Transient road noises have both temporal and frequency characteristics that may be modeled. The transient road noise detector 102 may employ such a model to determine whether a received audio signal 101 contains sounds corresponding to transient road noises. When the transient road noise detector 102 determines that transient road noises are in fact present in the received signal 101, the transient road noises are substantially removed or dampened by the noise attenuator 104.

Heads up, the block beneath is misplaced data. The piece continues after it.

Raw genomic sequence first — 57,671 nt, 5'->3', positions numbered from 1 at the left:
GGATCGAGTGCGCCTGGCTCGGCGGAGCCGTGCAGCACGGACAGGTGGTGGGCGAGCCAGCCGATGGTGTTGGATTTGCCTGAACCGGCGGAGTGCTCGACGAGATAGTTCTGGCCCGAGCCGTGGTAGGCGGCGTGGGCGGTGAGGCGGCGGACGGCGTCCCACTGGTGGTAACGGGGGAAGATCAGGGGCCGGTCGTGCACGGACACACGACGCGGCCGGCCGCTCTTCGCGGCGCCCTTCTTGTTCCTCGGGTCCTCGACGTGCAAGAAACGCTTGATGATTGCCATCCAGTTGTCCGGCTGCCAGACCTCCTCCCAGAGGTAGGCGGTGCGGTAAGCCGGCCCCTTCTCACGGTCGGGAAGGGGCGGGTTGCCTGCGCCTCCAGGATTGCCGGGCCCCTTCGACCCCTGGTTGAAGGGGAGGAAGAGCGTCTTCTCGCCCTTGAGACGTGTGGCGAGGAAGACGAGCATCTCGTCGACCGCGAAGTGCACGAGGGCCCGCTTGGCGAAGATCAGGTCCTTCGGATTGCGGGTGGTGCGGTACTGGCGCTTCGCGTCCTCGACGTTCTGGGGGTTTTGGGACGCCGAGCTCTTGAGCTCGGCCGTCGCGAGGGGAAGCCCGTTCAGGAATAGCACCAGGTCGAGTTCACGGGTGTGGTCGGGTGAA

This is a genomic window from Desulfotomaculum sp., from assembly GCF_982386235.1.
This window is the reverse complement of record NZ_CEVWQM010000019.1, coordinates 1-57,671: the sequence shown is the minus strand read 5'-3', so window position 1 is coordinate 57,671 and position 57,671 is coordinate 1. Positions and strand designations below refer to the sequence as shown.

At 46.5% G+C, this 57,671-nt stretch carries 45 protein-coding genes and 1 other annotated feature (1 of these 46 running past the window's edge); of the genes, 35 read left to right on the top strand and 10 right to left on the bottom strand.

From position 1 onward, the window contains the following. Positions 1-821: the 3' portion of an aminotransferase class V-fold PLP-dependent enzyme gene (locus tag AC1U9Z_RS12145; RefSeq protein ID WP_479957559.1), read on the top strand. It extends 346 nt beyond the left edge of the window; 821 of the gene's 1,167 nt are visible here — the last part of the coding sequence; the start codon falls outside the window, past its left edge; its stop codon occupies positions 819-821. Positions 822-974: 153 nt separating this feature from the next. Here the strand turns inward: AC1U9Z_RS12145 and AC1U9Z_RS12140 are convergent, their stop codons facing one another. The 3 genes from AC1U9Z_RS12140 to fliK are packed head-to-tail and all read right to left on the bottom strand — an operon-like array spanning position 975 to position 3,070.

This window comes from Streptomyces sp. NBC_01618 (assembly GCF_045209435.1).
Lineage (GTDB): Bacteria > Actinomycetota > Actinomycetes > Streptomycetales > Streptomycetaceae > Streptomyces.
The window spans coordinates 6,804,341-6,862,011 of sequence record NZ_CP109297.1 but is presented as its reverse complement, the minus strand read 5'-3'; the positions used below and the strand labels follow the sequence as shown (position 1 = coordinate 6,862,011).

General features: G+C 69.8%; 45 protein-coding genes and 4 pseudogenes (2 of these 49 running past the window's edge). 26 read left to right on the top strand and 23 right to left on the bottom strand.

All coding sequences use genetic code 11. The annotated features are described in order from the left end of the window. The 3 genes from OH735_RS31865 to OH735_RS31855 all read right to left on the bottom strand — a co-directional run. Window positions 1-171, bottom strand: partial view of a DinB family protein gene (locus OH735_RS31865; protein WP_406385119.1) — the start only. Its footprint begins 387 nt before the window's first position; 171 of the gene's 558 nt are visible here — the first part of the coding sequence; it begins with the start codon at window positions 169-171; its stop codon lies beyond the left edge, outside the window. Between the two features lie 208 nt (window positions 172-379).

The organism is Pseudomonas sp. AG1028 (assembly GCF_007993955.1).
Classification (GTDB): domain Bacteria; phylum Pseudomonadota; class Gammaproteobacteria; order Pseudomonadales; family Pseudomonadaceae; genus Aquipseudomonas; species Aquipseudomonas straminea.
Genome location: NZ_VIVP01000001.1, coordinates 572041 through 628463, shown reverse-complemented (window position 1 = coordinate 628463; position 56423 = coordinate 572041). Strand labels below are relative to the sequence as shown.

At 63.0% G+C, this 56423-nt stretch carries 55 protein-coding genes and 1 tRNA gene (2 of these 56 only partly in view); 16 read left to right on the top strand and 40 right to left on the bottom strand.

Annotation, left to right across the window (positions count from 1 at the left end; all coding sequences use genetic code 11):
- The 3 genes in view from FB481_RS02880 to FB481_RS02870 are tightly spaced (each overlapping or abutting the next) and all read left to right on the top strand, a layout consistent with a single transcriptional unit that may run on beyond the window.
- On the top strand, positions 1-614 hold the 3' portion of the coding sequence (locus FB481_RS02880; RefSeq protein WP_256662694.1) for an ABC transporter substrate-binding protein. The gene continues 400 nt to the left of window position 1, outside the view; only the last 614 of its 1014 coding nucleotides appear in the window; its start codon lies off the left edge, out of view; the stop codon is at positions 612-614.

The voice enhancement system 100 may encompass any noise attenuating system that substantially removes or dampens transient road noises from a received signal. Examples of systems that may be employed to remove or dampen transient road noises from the received signal may include 1) systems employing a neural network mapping of a noisy signal containing transient road noises to a noise reduced signal; 2) systems which subtract the transient road noise from the received signal; 3) systems that use the noise signal including the transient road noises and the transient road noise model to select a noise-reduced signal from a code book; and 4) systems that in any other way use the noisy signal and the transient road noise model to create a noise-reduced signal based on a reconstruction of the original masked signal or a noise reduced signal. In some instances such transient road noise attenuators may also attenuate continuous noise that may be part of the short term spectra of the received signal 101. The transient road noise attenuator may also interface with or include an optional residual attenuator 106 for removing additional sound artifacts such as the “musical noise”, squeaks, squawks, chirps, clicks, drips, pops, tones or others that may result from the attenuation or removal of the transient road noises.